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Lewis County audit leads to 16 findings for financial issues

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(The Center Square) – An audit of Lewis County, Tennessee, led to 16 findings and recommendations on how the county should change its financial reporting, the highest number of findings in the state for the 2023 fiscal year.

The findings included material weaknesses, deficiencies and noncompliance from the mayor’s office, road superintendent, trustee and director of schools.

“Lewis County has the unenviable distinction of having received the most findings of any county in our fiscal year 2023 audit cycle,” Tennessee Comptroller Jason Mumpower said. “I am pleased to note the county is considering Certified County Finance Officer training as it works with its audit committee to correct these significant issues in the county government.”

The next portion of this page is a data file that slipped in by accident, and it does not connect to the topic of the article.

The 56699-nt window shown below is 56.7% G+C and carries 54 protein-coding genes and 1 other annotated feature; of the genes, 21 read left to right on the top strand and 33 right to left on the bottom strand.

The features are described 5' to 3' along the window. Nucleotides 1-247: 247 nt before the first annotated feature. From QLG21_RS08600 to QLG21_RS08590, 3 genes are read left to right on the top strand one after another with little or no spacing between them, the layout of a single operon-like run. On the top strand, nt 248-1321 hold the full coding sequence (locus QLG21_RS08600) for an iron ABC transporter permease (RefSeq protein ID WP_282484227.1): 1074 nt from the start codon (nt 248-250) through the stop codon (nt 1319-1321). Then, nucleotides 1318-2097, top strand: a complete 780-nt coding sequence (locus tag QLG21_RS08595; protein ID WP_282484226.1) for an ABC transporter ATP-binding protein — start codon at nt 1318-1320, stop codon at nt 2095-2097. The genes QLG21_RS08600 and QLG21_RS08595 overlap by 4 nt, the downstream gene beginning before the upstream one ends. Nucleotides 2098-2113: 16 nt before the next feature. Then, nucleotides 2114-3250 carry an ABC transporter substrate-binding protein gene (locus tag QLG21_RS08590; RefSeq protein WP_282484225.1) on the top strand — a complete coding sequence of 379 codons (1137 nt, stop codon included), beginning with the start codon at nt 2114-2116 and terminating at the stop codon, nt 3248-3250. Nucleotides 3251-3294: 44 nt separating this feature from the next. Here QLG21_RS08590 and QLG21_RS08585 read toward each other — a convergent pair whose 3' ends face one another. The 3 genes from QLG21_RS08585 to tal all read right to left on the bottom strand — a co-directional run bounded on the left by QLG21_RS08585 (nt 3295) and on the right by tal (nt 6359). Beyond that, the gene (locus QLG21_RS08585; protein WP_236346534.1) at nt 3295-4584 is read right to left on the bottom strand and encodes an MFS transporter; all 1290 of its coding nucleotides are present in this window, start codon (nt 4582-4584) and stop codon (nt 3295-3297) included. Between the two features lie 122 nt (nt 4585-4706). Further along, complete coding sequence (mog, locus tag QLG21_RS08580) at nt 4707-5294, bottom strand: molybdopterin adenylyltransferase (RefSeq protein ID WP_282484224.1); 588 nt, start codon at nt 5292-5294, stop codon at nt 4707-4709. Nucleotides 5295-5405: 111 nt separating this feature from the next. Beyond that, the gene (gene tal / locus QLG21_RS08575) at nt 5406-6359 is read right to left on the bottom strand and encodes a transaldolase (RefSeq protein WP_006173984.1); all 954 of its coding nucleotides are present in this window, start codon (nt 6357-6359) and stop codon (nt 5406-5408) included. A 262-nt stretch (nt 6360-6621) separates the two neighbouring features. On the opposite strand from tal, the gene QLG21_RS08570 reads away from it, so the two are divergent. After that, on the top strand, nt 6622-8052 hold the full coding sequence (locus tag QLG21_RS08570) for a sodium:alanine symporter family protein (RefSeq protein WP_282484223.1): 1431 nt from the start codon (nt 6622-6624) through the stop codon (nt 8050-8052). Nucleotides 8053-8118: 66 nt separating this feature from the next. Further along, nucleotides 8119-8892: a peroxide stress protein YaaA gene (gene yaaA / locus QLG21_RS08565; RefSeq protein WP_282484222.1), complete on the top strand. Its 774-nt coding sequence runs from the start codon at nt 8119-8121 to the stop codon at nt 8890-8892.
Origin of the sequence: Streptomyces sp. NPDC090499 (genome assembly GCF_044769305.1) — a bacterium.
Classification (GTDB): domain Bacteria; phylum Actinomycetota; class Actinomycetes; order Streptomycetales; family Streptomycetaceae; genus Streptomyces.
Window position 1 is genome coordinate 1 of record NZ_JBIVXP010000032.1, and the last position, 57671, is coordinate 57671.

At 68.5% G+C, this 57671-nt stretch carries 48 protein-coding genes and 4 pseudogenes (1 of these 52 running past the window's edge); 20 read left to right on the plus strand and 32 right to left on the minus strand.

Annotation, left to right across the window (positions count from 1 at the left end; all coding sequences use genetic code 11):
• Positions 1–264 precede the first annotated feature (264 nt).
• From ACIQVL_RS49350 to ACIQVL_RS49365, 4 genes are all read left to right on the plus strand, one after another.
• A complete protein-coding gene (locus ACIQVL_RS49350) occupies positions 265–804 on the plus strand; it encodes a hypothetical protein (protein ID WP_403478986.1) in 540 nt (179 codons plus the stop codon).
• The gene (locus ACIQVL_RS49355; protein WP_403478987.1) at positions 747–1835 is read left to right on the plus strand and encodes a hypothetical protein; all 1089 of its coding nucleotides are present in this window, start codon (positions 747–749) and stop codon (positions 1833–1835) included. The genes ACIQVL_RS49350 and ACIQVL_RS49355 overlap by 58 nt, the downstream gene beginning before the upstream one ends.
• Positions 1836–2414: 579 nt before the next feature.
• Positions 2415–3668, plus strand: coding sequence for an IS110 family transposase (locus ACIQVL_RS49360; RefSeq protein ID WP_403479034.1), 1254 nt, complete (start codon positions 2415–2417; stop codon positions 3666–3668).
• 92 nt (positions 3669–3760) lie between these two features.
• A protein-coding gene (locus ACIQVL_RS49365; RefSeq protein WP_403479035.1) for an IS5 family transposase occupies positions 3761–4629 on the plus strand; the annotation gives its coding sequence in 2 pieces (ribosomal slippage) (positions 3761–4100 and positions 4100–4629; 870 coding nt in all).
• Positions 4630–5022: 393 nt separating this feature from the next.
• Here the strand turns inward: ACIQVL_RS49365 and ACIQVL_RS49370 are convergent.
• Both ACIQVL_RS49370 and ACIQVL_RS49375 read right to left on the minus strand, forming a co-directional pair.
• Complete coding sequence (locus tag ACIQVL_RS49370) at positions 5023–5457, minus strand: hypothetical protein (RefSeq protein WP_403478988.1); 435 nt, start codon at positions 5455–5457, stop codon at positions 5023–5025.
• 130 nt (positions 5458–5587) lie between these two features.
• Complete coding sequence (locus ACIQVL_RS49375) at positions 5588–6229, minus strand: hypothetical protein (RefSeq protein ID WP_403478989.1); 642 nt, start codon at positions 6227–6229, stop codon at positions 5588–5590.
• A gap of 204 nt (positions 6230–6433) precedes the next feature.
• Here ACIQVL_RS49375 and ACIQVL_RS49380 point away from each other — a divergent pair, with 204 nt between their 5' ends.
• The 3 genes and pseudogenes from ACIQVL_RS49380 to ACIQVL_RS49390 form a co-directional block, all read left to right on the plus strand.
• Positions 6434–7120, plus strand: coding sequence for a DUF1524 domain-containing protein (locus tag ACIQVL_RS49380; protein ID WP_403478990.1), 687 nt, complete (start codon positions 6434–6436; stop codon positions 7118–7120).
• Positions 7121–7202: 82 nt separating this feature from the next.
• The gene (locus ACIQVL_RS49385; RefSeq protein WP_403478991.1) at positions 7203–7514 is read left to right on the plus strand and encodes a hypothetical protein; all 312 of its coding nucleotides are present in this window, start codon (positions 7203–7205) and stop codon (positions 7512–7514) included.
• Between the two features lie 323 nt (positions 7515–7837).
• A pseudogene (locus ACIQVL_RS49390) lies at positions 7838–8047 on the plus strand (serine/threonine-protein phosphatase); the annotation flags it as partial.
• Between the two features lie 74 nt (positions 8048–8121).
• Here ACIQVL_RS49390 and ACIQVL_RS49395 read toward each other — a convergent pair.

The trustee was found to have written checks for more than the amount of available funds and not reviewing software audit logs for inappropriate activity.

Issues for the director of schools included purchase orders that were not properly issued and reconciling the general ledger cash accounts with the county trustee’s reports.

The mayor’s office did not have accurate capital asset records, had expenditures exceeding budgeted appropriations, purchasing deficiencies, reconciliation issues and had to pay $1,630 in interest and penalties to the Internal Revenue Service.

“While conducting their work, auditors had to make material audit adjustments to the financial statements in the offices of county mayor, road superintendent and director of schools,” the report said. “These actions are a strong indicator that the county has ineffective controls over the maintenance of its accounting records.”

The road superintendent did not comply with state law on issuing a capital outlay not to purchase an excavator.